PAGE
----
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What is the story and history of London bridge?

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  • What is the story and history of London bridge?

    London Bridge is situated between Cannon Street Railway Bridge to the west and Tower Bridge to the east. How would you describe about London bridge story and its history?
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  • #2
    Wikipedia has a good amount of information on London Bridge and the London Bridge Experience website also gives a good summary of its history. Apparently the first bridge was built in 53 AD!!! Various bridges have been built over the centuries and the modern bridge was designed by Lord Holford. It was opened by Queen Elizabeth II in 1973. Seems to have had an interesting history...


    • #3
      London Bridge is situated between Cannon Street Railway Bridge to the west and Tower Bridge to the east. Its a nice place to visit.
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      • #4
        London Bridge History

        In A.D. 43 London did not exist when the invading Roman army marched inland and saw them being faced with the river Thames. The Romans probably erected a bridge near to the site of the later Mediaeval bridge.

        The first London Bridge was built around A.D. 80 from the Southwark settlement. The northern end of the settlement grew to a large town which later became London

        After the Romans had left the bridge probably fell into disrepair and was replaced by a ferry and intermittent timber bridges built in Saxon Times.

        It was not until 984 when the next records emerged of a bridge crossing the Thames. The records show that a widow and her son had driven pins into an image of a man. The woman was taken to the wooden bridge and drowned whilst her son had escaped.

        1014 saw the Saxons under King Ethelred the Unready. A band of Vikings led by King Olaf sailed up the Thames to attack the bridge controlled by the Danes. They rowed under the bridge, put ropes around the pillar supports, rowed off, pulling the bridge down. This is where the song “London Bridge is Falling Down” comes from.
        There were two other bridges to follow, one being swept away by a storm in 1091. A third bridge was built in 1163 by a priest named Peter de Colechurch, who vowed he would build a bridge of stone.

        The first stone bridge took thirty three years to build. Work commenced under the direction of Peter de Colechurch in the reign of Henry II. The bridge once finished had seen the reign of three monarchs, Henry II, Richard the Lionheart and John. The bridge was completed in 1209 and lasted 600 years. Its road was 20 feet wide and 300 yards long supported by 20 arches, curving to a point in gothic style. There was a gatehouse and drawbridge and even street houses to provide rent for the upkeep of the bridge.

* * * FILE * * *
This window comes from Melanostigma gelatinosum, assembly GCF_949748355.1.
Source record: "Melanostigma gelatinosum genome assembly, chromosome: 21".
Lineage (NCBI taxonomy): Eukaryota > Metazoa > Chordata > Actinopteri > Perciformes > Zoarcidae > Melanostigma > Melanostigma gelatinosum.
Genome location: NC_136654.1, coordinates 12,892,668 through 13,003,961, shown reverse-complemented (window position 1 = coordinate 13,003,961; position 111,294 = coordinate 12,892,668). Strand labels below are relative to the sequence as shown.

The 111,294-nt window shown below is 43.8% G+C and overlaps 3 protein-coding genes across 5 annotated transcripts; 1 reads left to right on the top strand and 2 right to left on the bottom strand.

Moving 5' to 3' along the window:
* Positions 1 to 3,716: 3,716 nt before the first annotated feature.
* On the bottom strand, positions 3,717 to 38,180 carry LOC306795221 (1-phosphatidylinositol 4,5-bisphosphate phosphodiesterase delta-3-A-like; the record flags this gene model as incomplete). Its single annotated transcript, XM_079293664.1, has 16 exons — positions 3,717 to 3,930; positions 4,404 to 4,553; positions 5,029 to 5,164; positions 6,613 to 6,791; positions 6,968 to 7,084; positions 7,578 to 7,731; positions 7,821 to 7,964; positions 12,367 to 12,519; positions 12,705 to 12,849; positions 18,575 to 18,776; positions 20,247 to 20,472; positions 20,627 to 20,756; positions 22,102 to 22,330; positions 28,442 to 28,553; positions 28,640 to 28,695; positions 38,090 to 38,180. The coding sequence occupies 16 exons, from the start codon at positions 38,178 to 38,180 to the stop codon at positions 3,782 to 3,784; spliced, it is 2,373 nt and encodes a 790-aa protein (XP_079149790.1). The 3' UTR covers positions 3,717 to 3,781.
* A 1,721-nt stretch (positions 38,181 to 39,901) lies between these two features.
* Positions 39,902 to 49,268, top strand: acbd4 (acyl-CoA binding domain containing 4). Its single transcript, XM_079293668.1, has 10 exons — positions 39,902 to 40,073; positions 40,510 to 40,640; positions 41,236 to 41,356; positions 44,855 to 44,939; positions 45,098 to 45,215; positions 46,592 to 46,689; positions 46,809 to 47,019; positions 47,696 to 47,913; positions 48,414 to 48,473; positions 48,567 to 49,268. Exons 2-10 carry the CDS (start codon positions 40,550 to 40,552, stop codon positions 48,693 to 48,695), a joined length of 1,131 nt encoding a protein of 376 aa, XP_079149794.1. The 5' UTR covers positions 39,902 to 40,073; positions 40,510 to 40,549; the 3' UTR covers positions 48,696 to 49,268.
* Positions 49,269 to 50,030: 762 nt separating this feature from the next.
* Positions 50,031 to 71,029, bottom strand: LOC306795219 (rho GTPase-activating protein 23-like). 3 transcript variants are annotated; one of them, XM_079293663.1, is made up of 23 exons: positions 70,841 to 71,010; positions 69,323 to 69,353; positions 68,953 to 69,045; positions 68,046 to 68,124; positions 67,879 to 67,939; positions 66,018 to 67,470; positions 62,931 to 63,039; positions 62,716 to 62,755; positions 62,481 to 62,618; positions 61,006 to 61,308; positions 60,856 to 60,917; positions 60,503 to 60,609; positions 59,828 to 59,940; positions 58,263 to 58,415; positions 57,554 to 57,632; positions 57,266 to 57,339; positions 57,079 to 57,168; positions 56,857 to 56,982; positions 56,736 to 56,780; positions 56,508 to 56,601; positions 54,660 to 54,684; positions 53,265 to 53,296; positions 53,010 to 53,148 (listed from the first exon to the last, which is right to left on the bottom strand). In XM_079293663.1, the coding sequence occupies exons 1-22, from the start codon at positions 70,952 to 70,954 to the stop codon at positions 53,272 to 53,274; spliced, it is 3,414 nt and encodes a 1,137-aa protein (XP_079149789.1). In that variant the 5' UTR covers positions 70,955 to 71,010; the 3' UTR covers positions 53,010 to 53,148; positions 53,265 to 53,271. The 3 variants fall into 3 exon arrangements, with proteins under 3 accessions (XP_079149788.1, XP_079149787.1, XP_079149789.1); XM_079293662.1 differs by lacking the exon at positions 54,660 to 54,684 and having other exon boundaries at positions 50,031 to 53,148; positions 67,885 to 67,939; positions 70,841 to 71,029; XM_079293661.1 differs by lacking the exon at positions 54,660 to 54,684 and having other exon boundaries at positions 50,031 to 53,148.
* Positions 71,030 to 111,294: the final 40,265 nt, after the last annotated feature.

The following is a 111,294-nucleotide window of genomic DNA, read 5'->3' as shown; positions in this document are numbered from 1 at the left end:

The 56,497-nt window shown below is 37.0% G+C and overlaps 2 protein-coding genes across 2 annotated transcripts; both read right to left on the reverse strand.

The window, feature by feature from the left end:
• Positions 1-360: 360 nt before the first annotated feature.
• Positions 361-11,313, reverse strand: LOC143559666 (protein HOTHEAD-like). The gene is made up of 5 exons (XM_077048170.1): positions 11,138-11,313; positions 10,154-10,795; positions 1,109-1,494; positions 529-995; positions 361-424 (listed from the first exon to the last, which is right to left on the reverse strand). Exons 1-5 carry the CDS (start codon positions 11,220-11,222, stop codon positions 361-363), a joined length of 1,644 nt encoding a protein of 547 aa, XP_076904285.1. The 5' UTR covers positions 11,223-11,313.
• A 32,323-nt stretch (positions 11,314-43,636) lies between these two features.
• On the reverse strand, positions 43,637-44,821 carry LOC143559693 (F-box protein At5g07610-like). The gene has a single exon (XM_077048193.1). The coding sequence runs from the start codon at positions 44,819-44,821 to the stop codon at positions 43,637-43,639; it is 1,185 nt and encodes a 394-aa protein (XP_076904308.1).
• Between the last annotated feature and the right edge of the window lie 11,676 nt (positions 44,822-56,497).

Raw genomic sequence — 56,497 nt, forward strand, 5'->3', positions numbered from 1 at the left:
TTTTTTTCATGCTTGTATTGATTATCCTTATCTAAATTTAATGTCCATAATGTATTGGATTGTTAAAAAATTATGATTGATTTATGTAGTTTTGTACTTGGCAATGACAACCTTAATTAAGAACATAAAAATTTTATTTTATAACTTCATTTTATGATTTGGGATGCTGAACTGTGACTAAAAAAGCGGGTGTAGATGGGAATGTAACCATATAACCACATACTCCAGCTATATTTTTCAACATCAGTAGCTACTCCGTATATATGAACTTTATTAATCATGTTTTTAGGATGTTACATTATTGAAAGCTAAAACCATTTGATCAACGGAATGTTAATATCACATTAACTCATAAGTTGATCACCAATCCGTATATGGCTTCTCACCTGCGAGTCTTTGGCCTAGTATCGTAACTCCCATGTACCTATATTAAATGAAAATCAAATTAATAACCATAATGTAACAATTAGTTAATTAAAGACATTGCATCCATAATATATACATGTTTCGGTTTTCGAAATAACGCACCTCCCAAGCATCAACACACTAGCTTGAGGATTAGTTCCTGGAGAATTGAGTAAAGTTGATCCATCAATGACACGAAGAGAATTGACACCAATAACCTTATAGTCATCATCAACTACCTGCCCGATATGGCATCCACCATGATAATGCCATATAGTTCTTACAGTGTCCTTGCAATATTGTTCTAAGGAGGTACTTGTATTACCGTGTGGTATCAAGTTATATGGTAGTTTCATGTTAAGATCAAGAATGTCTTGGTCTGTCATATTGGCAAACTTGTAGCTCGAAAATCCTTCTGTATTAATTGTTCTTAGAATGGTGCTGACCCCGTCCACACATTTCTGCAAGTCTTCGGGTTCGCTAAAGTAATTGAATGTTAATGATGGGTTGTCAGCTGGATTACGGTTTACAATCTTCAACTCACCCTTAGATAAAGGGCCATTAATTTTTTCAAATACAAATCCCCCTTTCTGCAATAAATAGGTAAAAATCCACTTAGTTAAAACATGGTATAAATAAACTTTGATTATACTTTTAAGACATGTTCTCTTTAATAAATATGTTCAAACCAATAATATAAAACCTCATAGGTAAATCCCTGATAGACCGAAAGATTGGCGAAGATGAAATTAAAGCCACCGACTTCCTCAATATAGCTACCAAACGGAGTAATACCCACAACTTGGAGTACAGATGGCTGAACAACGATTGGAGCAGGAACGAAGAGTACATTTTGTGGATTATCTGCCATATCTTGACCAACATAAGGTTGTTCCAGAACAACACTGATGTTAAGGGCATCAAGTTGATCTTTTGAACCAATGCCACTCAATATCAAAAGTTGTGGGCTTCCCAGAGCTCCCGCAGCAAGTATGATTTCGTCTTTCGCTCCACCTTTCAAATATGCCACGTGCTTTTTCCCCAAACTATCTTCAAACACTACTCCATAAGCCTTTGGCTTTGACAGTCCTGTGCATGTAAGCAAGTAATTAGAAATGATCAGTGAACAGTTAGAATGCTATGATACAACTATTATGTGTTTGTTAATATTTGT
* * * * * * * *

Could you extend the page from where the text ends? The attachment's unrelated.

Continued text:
1269 is probably the source of the present version of the song “London Bridge is Falling Down – My Fair Lady”, composed in the 13th century when Queen Eleanor was given the tolls from the bridge as a present from her husband, Henry III in 1269. Unfortunately she was a prolific spender and used the toll money for herself instead of spending it on the bridge.
        Because of this the bridge fell into disrepair. The City of London finally regained control in 1281 but that winter heavy ice pushing against the ill maintained structure suffered when 5 arches collapsed and a temporary wooden bridge had to be built.

        The roof of the stone gate house had poles which were used for traitors’ heads. This was started in 1304 and continued until 1678. Probably one of the most famous heads to be seen on one of the poles was Oliver Cromwell’s in the 17th century.
        The bridge contained many fine houses and one of which was most certainly lived in by Sir John Hewitt, one of London’s Mayors. It is said that his daughter fell out of the window into the Thames below and Sir John’s apprentice, Edward Osborne dived into the Thames and rescued her. She was later to marry Osborne who later became Mayor.

        The bloodiest night in the history of the bridge was on the 5th July 1450 when rebels led by Jack Cade burnt houses and slaughtered hundreds by sword. The rebellion was eventually brought under control and Cade’s head was stuck on a pole over the drawbridge.

        1577 saw the Nonesuch House built to replace the New stone Gate, it stretched across the bridge with a tunnel running through it at street level. The south end of the bridge was then used for a somewhat disturbing tradition of displaying heads and limbs of traitors, as it took the place of the original Traitors Gate.